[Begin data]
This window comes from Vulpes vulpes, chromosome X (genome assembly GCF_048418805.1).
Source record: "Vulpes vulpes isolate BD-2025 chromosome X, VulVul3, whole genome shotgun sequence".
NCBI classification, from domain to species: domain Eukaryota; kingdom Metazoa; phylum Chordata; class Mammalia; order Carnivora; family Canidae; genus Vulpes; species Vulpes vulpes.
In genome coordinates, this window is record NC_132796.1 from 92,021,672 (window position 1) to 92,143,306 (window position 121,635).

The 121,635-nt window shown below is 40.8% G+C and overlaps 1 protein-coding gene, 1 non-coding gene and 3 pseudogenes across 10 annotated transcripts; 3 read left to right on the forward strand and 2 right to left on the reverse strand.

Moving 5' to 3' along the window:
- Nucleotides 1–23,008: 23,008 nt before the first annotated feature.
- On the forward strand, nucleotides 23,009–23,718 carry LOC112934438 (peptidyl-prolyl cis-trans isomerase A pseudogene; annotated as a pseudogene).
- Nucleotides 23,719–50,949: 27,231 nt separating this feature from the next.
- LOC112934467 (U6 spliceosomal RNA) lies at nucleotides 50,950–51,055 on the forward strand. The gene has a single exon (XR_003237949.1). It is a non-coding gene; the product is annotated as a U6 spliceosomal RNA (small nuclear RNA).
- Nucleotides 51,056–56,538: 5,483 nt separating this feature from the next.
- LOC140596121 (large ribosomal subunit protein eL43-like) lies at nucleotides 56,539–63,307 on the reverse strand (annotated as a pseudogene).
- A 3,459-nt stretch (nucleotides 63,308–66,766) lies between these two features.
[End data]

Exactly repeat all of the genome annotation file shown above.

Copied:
This window comes from Vulpes vulpes, chromosome X (genome assembly GCF_048418805.1).
Source record: "Vulpes vulpes isolate BD-2025 chromosome X, VulVul3, whole genome shotgun sequence".
NCBI classification, from domain to species: domain Eukaryota; kingdom Metazoa; phylum Chordata; class Mammalia; order Carnivora; family Canidae; genus Vulpes; species Vulpes vulpes.
In genome coordinates, this window is record NC_132796.1 from 92,021,672 (window position 1) to 92,143,306 (window position 121,635).

The 121,635-nt window shown below is 40.8% G+C and overlaps 1 protein-coding gene, 1 non-coding gene and 3 pseudogenes across 10 annotated transcripts; 3 read left to right on the forward strand and 2 right to left on the reverse strand.

Moving 5' to 3' along the window:
- Nucleotides 1–23,008: 23,008 nt before the first annotated feature.
- On the forward strand, nucleotides 23,009–23,718 carry LOC112934438 (peptidyl-prolyl cis-trans isomerase A pseudogene; annotated as a pseudogene).
- Nucleotides 23,719–50,949: 27,231 nt separating this feature from the next.
- LOC112934467 (U6 spliceosomal RNA) lies at nucleotides 50,950–51,055 on the forward strand. The gene has a single exon (XR_003237949.1). It is a non-coding gene; the product is annotated as a U6 spliceosomal RNA (small nuclear RNA).
- Nucleotides 51,056–56,538: 5,483 nt separating this feature from the next.
- LOC140596121 (large ribosomal subunit protein eL43-like) lies at nucleotides 56,539–63,307 on the reverse strand (annotated as a pseudogene).
- A 3,459-nt stretch (nucleotides 63,308–66,766) lies between these two features.